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  • Writer's pictureConfessions of A Listener

Coming Full Circle: Ending a Project With New Beginnings

Why is it that for most in the aftermath of achievements, we immediately jump to criticizing our successes? Could it be due to upbringing/teaching/western culture, where we are often taught to strive for the next better thing? To analyse and strip down what could be better, in order to gain a higher grade? It's one of my aims to disrupt this preconditioned thinking, and this project has shown me how important it is to reflect the on positive, fulfilling, rewarding and self-affirming outcomes.

A lot of emotions were swirling around during the week of the performance. Changes in personal circumstance and general anxiety caused my worry to peak on the afternoon of the recital. This wasn’t helped by my mind fooling itself into thinking “I-had-enough-time” i.e. leave the house on the hour before everyone was due to arrive. Looking back, I should’ve trusted my gut instinct (never undervalue this feeling) and left to arrive AT the venue for the hour before doors opening.

Anyhow negative reflection aside, the event was a success! A fantastic turn out (around 12 people) with some new faces and a couple of followers from social media. On realising I wouldn’t be ready in time, I asked a couple of early arrivals to help with setting up. Asking for help is never, ever a negative and one way in which we learn more knowledge (about the world, skills and ourselves). I’ve also learnt that I work well when having a support network in place. Knowing I can go to someone about a specific skill, knowledge and experience, gives me more confidence in developing my own. Having those around you who support your endeavours (friends/family/course colleagues) is also a great comfort.

Back to the facts of the performance. After setting up, remapping a couple of knobs/dials (and calming the adrenaline shakes) the performance got underway. Whilst carrying out the piece, my mindset transitioned from panic to calm and immersed in the present. I wished I had had the flexibility to carry out the piece for longer, but due to the programmes not quite working together as imagined, I couldn’t do so. Most likely with some more experimentation this could be refined.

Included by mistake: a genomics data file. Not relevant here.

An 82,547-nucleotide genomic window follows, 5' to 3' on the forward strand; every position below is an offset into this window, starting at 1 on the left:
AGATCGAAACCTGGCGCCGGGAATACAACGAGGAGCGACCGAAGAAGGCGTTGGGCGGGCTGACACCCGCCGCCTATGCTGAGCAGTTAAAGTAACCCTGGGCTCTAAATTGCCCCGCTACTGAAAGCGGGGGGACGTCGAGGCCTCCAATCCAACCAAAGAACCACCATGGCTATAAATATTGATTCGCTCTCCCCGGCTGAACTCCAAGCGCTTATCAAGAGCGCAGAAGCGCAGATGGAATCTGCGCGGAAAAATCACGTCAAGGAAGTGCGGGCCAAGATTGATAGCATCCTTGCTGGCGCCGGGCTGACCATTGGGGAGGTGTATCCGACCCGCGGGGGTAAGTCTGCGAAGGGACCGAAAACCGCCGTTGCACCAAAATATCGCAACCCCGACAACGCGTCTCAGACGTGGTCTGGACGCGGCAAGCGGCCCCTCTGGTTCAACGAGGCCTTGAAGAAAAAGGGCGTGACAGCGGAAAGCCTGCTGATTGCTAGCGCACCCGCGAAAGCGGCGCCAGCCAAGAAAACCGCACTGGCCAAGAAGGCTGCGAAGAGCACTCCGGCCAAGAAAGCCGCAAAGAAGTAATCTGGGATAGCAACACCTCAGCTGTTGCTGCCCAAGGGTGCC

Interestingly, I had to indicate to a course colleague that the performance had finished in order to end that part of the event. I liked that they were so immersed in the piece that they were unaware of time passing. One person experienced feeling a transition between different emotions and being aware of this transition. To begin with she felt out of place (“this is weird”) to sensations of irritation/uncomfortable (“during the loud noisy parts”), to appreciating the calm at the end of the piece. Receiving this feedback was very rewarding, as I had hoped the work would be relatable with other people’s experiences and encourage their own self-awareness.

We then had a group discussion about the work. Technical demonstrations and practical questions were conversed as well talking about the theme, introspection and how external dynamics influence our inner perception.

Here is one version of the performance. To be fully immersed in the experience I recommend listening with headphones:

I hoped you’ve enjoyed following this short journey. It’s been a good challenge to write about my work and learning more about audio-visual art. In summary my style has come back around to listening awareness but looking internally rather than externally. Previously, I sought to focus my own (and others’) listening engagement with the everyday and nature soundscapes around us. Now I find a calling to explore inner listening: to understand my own thoughts, emotions, reactions and express these through audio or audiovisual art (depends on the subject matter, but I’m swaying towards sticking with audio).


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